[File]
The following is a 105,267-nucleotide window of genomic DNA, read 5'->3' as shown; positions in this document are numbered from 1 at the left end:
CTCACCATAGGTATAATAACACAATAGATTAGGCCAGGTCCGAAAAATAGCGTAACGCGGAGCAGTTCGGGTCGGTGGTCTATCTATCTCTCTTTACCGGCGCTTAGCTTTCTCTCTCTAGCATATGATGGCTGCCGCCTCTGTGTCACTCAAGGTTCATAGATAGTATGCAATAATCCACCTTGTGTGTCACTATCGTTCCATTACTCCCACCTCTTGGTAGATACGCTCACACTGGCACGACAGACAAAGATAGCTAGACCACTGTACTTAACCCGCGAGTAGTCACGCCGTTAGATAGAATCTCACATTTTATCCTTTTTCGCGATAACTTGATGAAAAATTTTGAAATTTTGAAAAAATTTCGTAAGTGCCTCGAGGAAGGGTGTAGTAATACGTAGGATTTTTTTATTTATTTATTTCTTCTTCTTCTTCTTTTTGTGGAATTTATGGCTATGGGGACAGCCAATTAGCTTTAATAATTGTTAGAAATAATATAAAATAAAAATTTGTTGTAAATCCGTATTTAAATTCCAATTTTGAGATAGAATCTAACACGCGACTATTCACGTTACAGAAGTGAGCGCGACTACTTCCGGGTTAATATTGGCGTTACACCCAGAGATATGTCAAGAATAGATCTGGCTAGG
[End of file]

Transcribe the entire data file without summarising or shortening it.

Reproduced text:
The following is a 105,267-nucleotide window of genomic DNA, read 5'->3' as shown; positions in this document are numbered from 1 at the left end:
CTCACCATAGGTATAATAACACAATAGATTAGGCCAGGTCCGAAAAATAGCGTAACGCGGAGCAGTTCGGGTCGGTGGTCTATCTATCTCTCTTTACCGGCGCTTAGCTTTCTCTCTCTAGCATATGATGGCTGCCGCCTCTGTGTCACTCAAGGTTCATAGATAGTATGCAATAATCCACCTTGTGTGTCACTATCGTTCCATTACTCCCACCTCTTGGTAGATACGCTCACACTGGCACGACAGACAAAGATAGCTAGACCACTGTACTTAACCCGCGAGTAGTCACGCCGTTAGATAGAATCTCACATTTTATCCTTTTTCGCGATAACTTGATGAAAAATTTTGAAATTTTGAAAAAATTTCGTAAGTGCCTCGAGGAAGGGTGTAGTAATACGTAGGATTTTTTTATTTATTTATTTCTTCTTCTTCTTCTTTTTGTGGAATTTATGGCTATGGGGACAGCCAATTAGCTTTAATAATTGTTAGAAATAATATAAAATAAAAATTTGTTGTAAATCCGTATTTAAATTCCAATTTTGAGATAGAATCTAACACGCGACTATTCACGTTACAGAAGTGAGCGCGACTACTTCCGGGTTAATATTGGCGTTACACCCAGAGATATGTCAAGAATAGATCTGGCTAGG